Amazon unveiled new proposed guidelines on Thursday for any national legislation regulating facial recognition technology following months of scrutiny over Rekognition, the tech giant's facial recognition software.
Progressive lawmakers, civil rights groups and privacy advocates throughout last year criticized Amazon’s Rekognition contracts with law enforcement agencies, pointing out that the technology has misidentified people of color and, during one test, wrongly identified members of Congress as criminals.
Amazon previously has responded by insisting that researchers had used technology incorrectly, a point reiterated in the guidelines posted on its blog Thursday. The blog post marks the most extensive response yet by Amazon to such criticisms.
"In the two-plus years we’ve been offering Amazon Rekognition, we have not received a single report of misuse by law enforcement," Amazon said in its post. "Even with this strong track record to date, we understand why people want there to be oversight and guidelines put in place to make sure facial recognition technology cannot be used to discriminate."
The proposals from Amazon focus mainly on ensuring that law enforcement uses the technology effectively and without discriminating against minorities.
"New technology should not be banned or condemned because of its potential misuse," Amazon said in the post. "Instead, there should be open, honest, and earnest dialogue among all parties involved to ensure that the technology is applied appropriately and is continuously enhanced."
Amazon said any national legislation should ensure facial recognition technology avoids the potential for discrimination, in part, by requiring human reviewers to provide oversight of law enforcement agencies using the products. Amazon is calling for similar technologies used by law enforcement to meet a "99% confidence score."
"We support the calls for an appropriate national legislative framework that protects individual civil rights and ensures that governments are transparent in their use of facial recognition technology," the post reads.
The guidelines also call for "transparency" from law enforcement agencies using facial recognition technology, which could include a mandate that requires law enforcement to disclose when they are using it in connection with video surveillance in public places.
A group of Amazon shareholders last month filed a resolution to prohibit Amazon from selling Rekognition to government entities until the company’s board could conclude that “the technology does not cause or contribute to actual or potential violations of civil and human rights.”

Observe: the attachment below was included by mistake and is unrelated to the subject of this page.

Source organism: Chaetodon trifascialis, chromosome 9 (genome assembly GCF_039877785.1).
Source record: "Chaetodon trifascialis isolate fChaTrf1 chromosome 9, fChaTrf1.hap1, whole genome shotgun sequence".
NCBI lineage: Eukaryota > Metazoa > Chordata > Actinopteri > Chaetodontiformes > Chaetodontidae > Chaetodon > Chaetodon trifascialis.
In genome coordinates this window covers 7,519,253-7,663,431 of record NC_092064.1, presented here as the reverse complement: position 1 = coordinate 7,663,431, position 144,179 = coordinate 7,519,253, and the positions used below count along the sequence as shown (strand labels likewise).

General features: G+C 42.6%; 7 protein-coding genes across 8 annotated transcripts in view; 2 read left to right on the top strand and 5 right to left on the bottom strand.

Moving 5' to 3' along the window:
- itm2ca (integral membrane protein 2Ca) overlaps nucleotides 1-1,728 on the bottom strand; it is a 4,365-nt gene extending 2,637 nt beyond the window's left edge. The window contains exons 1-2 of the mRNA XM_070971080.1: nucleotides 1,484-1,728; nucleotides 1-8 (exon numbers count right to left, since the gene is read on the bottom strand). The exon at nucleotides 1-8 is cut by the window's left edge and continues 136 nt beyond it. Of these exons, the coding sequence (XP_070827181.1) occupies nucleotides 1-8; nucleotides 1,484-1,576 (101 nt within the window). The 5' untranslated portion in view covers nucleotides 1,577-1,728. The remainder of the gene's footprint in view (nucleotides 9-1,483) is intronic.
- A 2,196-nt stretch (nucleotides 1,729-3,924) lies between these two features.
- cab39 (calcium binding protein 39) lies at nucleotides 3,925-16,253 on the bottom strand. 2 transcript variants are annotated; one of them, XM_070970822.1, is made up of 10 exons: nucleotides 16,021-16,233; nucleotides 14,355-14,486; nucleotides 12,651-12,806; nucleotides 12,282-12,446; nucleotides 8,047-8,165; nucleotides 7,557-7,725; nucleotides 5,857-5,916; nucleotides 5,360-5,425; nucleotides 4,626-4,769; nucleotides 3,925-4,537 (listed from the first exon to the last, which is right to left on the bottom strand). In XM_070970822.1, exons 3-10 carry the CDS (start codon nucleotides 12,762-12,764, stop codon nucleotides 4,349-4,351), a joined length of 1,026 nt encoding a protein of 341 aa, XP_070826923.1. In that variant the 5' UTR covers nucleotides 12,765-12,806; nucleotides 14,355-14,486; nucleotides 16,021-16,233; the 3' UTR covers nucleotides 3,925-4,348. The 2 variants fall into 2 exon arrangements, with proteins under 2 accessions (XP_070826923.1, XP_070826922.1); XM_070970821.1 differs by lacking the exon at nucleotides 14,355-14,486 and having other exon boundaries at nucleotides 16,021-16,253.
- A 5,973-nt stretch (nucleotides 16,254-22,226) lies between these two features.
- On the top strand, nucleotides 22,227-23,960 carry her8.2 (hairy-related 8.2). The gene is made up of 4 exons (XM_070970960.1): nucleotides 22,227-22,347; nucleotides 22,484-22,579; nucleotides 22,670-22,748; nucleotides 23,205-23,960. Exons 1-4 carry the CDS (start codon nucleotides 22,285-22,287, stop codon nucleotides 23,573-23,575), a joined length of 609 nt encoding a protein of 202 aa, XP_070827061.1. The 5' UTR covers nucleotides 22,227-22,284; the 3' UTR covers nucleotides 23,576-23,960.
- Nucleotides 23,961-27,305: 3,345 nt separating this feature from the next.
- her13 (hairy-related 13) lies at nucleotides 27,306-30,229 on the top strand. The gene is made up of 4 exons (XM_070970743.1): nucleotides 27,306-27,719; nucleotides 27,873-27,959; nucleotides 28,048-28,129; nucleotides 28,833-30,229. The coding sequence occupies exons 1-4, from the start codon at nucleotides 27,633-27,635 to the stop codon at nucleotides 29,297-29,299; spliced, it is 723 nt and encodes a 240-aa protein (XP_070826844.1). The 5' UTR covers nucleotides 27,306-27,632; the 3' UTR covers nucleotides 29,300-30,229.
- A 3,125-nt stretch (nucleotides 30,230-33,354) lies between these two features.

Civil rights advocates and some black lawmakers have been raising concerns that the technology could contribute to racial discrimination by law enforcement and increase surveillance of marginalized communities.
American Civil Liberties Union (ACLU) senior legislative counsel Neema Singh Guliani called Amazon's framework "weak" and "hollow" in a statement Thursday. She pointed out that law enforcement has previously raised concerns about the facial recognition technology, and Amazon has declined to share information on the products with Congress.
"Amazon says that face recognition should not violate the law, yet it ignores the fact that there is no law on the books authorizing its use by law enforcement at all," Giuliani said. She also noted that Amazon's 99 percent confidence threshold "does nothing to the reduce the inevitability of law enforcement using the technology to determine who attends protests, monitor immigrants, or target communities of color."
"Amazon’s framework rings woefully hollow, underscores the company’s refusal to properly address the dangers of its technology in government hands, and reinforces the urgent need for Amazon to get out of the surveillance business altogether," she said.
The Congressional Black Caucus also raised concerns in a letter to Amazon last year, writing, “We are troubled by the profound negative unintended consequences this form of artificial intelligence could have for African Americans, undocumented immigrants, and protesters."
Microsoft, which has also come under fire for its facial recognition technology, last month released a similar set of guidelines to regulate the use of the sensitive technology.
Updated: 4:55 p.m.